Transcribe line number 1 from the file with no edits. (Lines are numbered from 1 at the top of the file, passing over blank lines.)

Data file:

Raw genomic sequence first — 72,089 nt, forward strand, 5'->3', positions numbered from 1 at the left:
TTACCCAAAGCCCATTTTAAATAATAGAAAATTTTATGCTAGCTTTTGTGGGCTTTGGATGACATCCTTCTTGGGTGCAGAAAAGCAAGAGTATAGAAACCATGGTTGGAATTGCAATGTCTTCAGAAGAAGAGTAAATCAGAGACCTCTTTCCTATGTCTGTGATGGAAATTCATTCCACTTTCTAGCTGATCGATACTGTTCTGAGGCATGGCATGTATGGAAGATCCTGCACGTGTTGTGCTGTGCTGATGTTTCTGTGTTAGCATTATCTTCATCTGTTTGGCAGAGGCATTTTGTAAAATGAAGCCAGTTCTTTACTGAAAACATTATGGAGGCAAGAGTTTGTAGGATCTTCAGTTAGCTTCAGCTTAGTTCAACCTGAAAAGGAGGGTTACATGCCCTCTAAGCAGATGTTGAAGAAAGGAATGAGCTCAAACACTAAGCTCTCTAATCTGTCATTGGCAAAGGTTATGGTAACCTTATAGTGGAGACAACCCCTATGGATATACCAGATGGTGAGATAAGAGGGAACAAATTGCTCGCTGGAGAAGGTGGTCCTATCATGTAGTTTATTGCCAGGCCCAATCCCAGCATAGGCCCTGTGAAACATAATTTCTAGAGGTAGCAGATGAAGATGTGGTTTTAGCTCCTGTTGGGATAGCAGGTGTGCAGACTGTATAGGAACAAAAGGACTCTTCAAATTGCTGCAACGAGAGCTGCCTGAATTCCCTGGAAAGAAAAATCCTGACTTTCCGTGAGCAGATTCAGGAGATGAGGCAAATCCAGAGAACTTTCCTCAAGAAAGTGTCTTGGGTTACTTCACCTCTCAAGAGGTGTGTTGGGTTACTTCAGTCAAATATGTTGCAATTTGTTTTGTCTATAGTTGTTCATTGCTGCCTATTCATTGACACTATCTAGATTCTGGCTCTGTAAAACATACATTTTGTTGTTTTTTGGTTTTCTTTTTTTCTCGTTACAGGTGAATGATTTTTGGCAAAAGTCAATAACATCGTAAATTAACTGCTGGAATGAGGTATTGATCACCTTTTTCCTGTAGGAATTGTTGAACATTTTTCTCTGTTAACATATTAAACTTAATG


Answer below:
Raw genomic sequence first — 72,089 nt, forward strand, 5'->3', positions numbered from 1 at the left: